I’m sure you’ve heard the Queen of England recently passed. Pretty sure you’ve also heard from folks worldwide expressing a mix of mourning, bittersweetness and outright rage.
Grief is hard.
If you’ve ever lost a single human being, you understand the tenderness of that loss, no matter how old a person was. I know nothing about Elizabeth, the person. I do know something about what her position, royal rank and institution represent to me and my people. None of it is very pretty. Or filled with the kind of ceremonial pomp and circumstance we’re constantly fed, often to mask unspeakable violence.
There’s easily 359 years of racist carnage and history to unpack.
That’s dating all the way back to 1663, when Charles II and his brother the Duke of York, who later became King James II, established what would become the Royal African Company (RAC). Sounds fancy, right?
Thing is, the RAC traded in humans – by full sanction and charter of the British crown.
Many enslaved folks got hot-ironed with the initials DoY, branding them property of the Duke of York. Some historians believe the Royal African Company shipped more Africans to the Americas than any other single institution, ever. Hard numbers are unreliable, but one estimate is over a 59 year period, from 1672-1731, the RAC sold 187,697 Africans into slavery. Of this group, 20% or 38,497 died enroute.
By the time Elizabeth sat on the throne, institutional slavery and the RAC was long in the rearview. More pertinent to her rule was the end of colonialism. But as a person still living with the violent aftershocks and step-child of colonialism (hello apartheid), I have to tell you a dirty secret.
Colonialism was a prettier and more palatable form of chattel slavery.
The word itself sounds innocuous and anglified. Rarified. That’s by design. A lot like the effect of calling a slave labour camp a “plantation.” Beneath colonialism’s boot is a raw and shocking wasteland of forced labour, state-sanctioned theft and hundreds of years of British invasion, genocide and brutal rule.
What am I talking about?
Read Harvard historian Caroline Elkin’s take on the British Empire. Her first book, Imperial Reckoning, documents the mass imprisonment and torture of Mau Mau resistance fighters.
Over a million Kikuyu men, women and children were forced into British camps.
A British attorney general of the time likened these camps as “distressingly reminiscent of conditions in Nazi Germany or Communist Russia.” That was in 1957—a short 4 years after Elizabeth assumed the crown in 1953.
Elkin’s second book, Legacy of Violence asks how the total score of British rule over a quarter of the earth for hundreds of years stacks up—in terms of long term pillage and human waste—against our imagination and factual narratives of Nazi empire.
The British monarch was built on the wealth of exploitation and grand theft.
You cannot divorce the current pageantry from the irreplaceable wealth stolen—first through the slave trade—and continuing well into the twentieth century through the state-sanctioned looting system known as colonialism. Between 1765-1938, Britain drained nearly $45 trillion from India alone.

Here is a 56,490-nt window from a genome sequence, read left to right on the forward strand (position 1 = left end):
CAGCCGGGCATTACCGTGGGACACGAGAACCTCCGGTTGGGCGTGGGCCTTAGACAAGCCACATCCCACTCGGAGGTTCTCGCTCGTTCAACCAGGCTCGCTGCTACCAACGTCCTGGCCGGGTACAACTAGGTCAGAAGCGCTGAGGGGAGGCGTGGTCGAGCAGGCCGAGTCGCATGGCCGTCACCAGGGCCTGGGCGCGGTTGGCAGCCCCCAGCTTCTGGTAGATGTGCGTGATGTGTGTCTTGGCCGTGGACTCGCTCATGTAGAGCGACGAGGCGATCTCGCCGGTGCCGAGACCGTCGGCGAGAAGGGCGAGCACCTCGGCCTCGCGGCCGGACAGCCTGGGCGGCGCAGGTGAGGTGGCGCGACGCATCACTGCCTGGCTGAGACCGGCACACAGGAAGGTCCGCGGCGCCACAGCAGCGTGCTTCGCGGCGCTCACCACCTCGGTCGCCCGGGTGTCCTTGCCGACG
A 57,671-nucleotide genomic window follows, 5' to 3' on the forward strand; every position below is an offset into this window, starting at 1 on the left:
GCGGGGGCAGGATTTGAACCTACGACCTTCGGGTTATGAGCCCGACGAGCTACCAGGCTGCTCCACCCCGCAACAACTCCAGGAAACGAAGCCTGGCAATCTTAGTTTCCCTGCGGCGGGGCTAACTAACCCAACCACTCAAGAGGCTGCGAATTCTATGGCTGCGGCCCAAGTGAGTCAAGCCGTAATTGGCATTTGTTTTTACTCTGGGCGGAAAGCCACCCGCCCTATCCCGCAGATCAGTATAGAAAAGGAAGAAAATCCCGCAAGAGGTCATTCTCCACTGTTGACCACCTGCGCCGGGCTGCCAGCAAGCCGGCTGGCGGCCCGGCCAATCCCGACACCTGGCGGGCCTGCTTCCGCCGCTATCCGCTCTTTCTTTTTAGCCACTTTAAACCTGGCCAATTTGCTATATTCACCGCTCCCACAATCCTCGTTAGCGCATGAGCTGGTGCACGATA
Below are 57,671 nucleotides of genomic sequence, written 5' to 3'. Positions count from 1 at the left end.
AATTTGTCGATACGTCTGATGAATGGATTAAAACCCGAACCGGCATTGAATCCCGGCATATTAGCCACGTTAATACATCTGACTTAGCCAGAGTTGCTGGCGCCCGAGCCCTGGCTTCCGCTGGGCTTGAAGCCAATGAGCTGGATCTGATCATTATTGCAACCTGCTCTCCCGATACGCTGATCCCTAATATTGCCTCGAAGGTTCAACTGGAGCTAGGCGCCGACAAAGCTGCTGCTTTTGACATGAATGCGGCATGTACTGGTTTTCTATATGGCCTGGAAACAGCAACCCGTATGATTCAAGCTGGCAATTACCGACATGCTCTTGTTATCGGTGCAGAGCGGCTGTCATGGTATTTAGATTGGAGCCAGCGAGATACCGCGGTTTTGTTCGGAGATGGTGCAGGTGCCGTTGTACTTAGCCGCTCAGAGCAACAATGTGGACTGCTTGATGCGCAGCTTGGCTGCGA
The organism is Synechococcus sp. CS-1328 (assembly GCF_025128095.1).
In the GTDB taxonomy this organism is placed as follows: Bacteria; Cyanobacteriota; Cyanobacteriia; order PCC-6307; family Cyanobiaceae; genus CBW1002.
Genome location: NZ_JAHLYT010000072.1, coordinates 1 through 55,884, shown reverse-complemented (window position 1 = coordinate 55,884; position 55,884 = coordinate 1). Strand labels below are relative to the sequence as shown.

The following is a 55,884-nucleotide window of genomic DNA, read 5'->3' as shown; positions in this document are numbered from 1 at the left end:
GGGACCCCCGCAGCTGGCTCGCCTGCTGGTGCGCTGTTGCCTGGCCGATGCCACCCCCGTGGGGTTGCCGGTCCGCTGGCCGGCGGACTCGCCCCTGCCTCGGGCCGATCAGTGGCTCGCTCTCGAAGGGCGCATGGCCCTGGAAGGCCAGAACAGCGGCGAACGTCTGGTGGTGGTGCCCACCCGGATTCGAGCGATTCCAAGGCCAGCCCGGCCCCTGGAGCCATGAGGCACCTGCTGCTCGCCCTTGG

And in 1897, Queen Victoria opened a special exhibit of rare objects and shiny things brought back after ransacking kings from Ghana to India, Sudan, Nigeria and beyond. The display was shown at Windsor Castle, where Victoria received international guests.
To say nothing of all the stolen goods you can enjoy on your next trip to Britain’s famed museums.
What’s all this to do with Elizabeth? Grief is funny. Brings buried shit to the surface.
For many Brits, Elizabeth represented a living cultural treasure. For many more beyond England, there’s a sense of loss tied to the fuzzy-history making of Hollywood styled dramas about the English royal family.
But I want to ask you a simple question.
What does our consumption of British wealth and pageantry without accountability for British theft and violence help us uphold?
Death is sad business. You’ll never hear me celebrating the death of a human being. I was put off by how some met Osama bin Laden’s death with cheerful high-fives. I’m just as repelled with the idea that Elizabeth—a human being—deserved violence.
And yet. This doesn’t let British leaders and institutions especially off the hook for violence “distressingly reminiscent of conditions in Nazi Germany.” What would it have meant, for example, to hear Elizabeth offer the start of an apology for that violence? Or if she’d returned her stolen jewels and crowns?
I’ll leave you with what I wish many more talking heads were asking of us right now:
- How do you square the pageantry and propagandic myth-making of British royal institutions with the carnage, theft and violence that made the British Empire?
- How can you make room for real and justified Lordean rage without asking African descendants to speak gently of the (white) dead when our own dead are almost always forgotten? When our own living and dead remain violated and without apology?
Next week—notes on what I learned about creativity while off grid at one of the oldest writing residencies for women, Hedgebrook.
p.s.s. On Victoria’s war chest, see this Guardian bit.